Wednesday, March 21, 2012

Is New York the cultural capital of North America?

New York has long been considered the cultural capital of America. Is it still? If not, where?

New York is still one of the cultural capitals of North America. Not, however, the only one.

What makes a cultural capitol? I’d say that includes
*many forms of what we name as the arts -- differing genres of music, theater, dance, writing, film making, visual arts -- practiced at very high levels
*vibrant communities of exchange among artists who are creating this work
*receptive and engaged audiences of adults and children
*presenters and other people and structures which help artists and those who would and who might learn from and enjoy and be inspired by them connect.

halifax leaves copyright kerry dexterWith these criteria in mind, if I had to choose just one other city in North America to stand alongside New York as cultural capitol, it might be Nashville. I could also make a great case for Boston, though. Then there’s New Orleans, San Francisco, Minneapolis, Washington, DC. Montreal, Austin, Calgary, Toronto, Vancouver, the whole of Cape Breton Island, Albuquerque, Dallas, Bloomington Indiana. There are others.

A few years back, I was speaking with Paul Gambill, who was at the time with what was then known as the Nashville Chamber Orchestra, an outfit known for its adventurous programming. We were talking about the future of orchestras, and about reaching new audiences for them. He remarked that he believed strongly in the importance of what is traditionally thought of as classical music, and that it should continue to stand on its own, undiluted. There’s no reason, he went on to say, that other sorts of music cannot stand alongside classical music, just as strongly, and by so doing engage wider audiences and create deeper connections with listeners and supporters for both.

The same idea applies, I think, when considering that question about New York City as the cultural capital of North America. It is one, yes, with its own distinct personality in all aspects of the arts. Is it the only one? I’d say not.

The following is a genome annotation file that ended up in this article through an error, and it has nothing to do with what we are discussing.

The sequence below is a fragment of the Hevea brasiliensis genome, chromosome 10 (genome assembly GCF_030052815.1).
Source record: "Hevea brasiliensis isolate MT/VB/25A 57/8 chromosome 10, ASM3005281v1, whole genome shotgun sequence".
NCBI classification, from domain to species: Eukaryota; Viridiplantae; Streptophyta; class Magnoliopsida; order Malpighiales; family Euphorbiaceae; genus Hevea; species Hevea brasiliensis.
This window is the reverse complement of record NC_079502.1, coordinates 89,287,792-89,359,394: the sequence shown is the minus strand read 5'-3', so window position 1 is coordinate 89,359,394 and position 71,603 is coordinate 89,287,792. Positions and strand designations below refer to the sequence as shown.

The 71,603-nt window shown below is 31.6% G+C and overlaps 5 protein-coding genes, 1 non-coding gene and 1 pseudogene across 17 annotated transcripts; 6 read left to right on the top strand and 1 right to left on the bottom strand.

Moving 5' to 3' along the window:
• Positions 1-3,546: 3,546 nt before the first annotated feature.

As we stand in the early years of the twenty first century, there are other cities with their own voices which add to the life and conversation and nurturing of the arts in North America, which stand on their own alongside New York. It is cultural circle, these days, or perhaps a cultural road trip, rather than one cultural capital.






If you’ve come here by way of Spring for Music, thank you. I hope you will take a bit of a look around to see what other stories you might enjoy here along the music road.

Should you be a regular reader, thank you for that. The people at Spring for Music, which is a classical music festival held in New York City in May, are holding a competition called the Great Arts Blogger Challenge. This story is an entry to the first round of that competition, answering the question about New York as required.

I'd welcome your vote in this first round of the competition. Voting is open through noon US Eastern time on 29 March -- though you do not have to have a US address to vote, you may vote from anywhere in the world. You may read all the entries, and if you choose, vote for this one, here. Vote through the listing on the right hand side of the page, under the heading Round One Voting. You may check off your choices in the little boxes, then push the vote button at the end of the list. Thanks!

photograph is of leaves in Nova Scotia, and is copyrighted. thank you for respecting that.

you may also wish to see
Music Road: road trips and road songs
Music Road: New York City: Irish Musicians
Music Road: pride of new york
and from one of Europe's cultural capitals, Glasgow, Scotland:
Music Road: Celtic Connections 2012: the music continues

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posted by Kerry Dexter at

2 Comments:

Anonymous Kris @ Attainable Sustainable said...

New York is someplace I've yet to visit. When I go, I really want to go with someone who knows the ins/outs of the city so I can delve into more than just the tourist stuff.

I live in Hawaii, and while its not North America, it has a fair amount of culture. We don't have a lot of what I consider 'refined' culture (ie; ballet or symphony) but we regularly have the opportunity to hear the music and see the dances of many different cultures. We have a great film festival, lots of amazing art galleries (if not tons of art museums), cultural and historical museums, and so much more. Maybe not a cultural capital, but definitely worth a visit!

11:12 PM  
Anonymous Casey@Good. Food. Stories. said...

I love that you posed this question! Yes, the US has a lot of problems (I refuse to even look at the political news these days for the benefit of my blood pressure). But we're lucky enough to have many potential cultural capitals by your list of criteria.

Even as a kid in Pittsburgh, a town not renowned for its cultural prowess, I was able to go to the symphony, opera, musical theater, spend hours in great libraries, and immerse myself in museums. This holds true for other "smaller" cities and that's something to be proud of.

8:59 AM  

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